London: A team of researchers from India, Switzerland and Germany has developed a substance that blocks the pathogenic function of an enzyme that drives the course of Alzheimer's disease.
"The specific efficacy of our inhibitor opens up a promising way to treat Alzheimer's effectively in future, without causing the patients any serious side-effects," said lead researcher Lawrence Rajendran from University of Zurich in Switzerland.
The study that appeared in the journal Cell Reports also included Sabyashachi Mishra from Indian Institute of Technology at Kharagpur, West Bengal.
Protein deposits in the brain are hallmarks of Alzheimer's disease and partly responsible for the chronically progressive necrosis of the brain cells.
Nowadays, these plaques can be detected at very early stages, long before the first symptoms of dementia appear. The protein clumps mainly consist of the beta amyloid peptide.
For decades, intensive research has been conducted on drugs all over the world to treat Alzheimer's patients. Although major progress has been made in diagnostics (the disease can be detected increasingly early and accurately), the therapeutic options remain limited.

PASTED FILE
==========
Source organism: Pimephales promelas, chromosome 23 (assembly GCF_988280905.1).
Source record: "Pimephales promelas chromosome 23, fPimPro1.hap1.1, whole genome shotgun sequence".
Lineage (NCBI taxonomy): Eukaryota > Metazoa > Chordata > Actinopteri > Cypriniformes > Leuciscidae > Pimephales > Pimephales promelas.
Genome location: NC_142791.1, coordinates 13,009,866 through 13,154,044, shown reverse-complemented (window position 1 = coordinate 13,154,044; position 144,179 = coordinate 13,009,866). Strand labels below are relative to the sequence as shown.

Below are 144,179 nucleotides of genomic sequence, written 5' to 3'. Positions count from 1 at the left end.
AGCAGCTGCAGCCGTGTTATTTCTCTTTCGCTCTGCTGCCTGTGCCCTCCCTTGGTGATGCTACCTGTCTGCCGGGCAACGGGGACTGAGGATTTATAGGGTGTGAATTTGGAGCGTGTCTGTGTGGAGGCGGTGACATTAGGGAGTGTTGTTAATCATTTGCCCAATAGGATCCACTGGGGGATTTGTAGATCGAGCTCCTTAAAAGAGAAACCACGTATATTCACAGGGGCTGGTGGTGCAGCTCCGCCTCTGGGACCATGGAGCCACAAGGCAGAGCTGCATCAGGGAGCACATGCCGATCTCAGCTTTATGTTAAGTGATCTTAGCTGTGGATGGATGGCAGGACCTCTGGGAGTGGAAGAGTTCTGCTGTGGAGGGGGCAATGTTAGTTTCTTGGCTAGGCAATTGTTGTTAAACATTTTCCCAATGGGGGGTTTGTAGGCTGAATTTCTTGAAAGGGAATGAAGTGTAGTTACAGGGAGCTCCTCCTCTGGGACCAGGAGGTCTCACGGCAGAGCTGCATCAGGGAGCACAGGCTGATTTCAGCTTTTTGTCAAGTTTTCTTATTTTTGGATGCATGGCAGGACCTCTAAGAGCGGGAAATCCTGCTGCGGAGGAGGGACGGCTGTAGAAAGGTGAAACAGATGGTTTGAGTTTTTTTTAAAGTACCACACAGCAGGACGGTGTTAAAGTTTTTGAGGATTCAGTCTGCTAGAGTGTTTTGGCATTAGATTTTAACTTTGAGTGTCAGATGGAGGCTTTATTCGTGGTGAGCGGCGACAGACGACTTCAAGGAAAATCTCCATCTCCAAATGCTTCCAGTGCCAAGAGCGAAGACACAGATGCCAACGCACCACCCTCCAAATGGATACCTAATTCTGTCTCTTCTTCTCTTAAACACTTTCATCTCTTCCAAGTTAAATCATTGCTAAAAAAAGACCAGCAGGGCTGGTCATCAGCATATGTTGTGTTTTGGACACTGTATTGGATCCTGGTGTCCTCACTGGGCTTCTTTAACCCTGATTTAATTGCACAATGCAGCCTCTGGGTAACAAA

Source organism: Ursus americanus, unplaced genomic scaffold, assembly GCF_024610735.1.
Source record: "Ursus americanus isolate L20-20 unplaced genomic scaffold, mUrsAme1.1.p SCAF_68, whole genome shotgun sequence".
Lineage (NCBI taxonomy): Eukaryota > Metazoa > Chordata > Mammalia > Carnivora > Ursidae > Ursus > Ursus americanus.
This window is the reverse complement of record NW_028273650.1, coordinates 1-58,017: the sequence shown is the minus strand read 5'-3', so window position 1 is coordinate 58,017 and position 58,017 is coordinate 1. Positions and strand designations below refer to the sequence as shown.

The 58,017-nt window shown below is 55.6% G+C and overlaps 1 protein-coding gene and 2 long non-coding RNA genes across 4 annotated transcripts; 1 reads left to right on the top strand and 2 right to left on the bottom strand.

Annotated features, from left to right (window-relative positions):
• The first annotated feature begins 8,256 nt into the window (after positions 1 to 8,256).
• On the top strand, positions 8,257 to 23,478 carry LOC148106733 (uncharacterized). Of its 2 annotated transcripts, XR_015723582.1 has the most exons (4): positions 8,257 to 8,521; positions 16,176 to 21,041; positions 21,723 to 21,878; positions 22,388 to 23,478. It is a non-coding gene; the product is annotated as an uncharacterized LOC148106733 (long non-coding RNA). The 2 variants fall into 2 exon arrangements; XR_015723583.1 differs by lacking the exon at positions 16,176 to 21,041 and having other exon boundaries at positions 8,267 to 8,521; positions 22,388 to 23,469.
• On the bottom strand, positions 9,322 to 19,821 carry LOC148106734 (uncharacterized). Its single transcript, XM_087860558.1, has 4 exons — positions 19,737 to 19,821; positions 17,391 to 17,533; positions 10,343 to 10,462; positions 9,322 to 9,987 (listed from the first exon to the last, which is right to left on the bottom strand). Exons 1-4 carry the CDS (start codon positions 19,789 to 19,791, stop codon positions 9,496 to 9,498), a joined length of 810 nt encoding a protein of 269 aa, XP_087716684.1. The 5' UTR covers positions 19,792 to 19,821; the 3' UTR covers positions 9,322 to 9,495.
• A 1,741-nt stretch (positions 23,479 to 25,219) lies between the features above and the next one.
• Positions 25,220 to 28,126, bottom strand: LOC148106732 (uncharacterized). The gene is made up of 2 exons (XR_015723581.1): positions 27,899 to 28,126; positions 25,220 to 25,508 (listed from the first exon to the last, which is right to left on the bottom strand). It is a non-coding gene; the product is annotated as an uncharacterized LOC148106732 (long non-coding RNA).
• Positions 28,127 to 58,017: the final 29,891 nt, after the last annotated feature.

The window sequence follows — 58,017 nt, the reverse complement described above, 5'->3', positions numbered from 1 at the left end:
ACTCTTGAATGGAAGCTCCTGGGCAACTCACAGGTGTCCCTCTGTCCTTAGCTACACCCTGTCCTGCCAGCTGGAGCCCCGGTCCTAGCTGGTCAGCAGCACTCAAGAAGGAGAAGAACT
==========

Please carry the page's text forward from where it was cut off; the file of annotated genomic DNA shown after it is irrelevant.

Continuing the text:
"The current beta secretase inhibitors don't just block the enzyme function that drives the course of Alzheimer's, but also physiologically important cell processes,” Rajendran explained.
"Therefore, the substances currently being tested in clinical studies may also trigger nasty side effects -- and thus fail," Rajendran noted.
"We managed to develop a substance that only inhibits beta secretase in the endosomes where the beta amyloid peptide forms,” Rajendran said.
The researchers said their next goal is to hone their drug candidate so that it can initially be tested in mice and ultimately in clinical studies on Alzheimer's patients.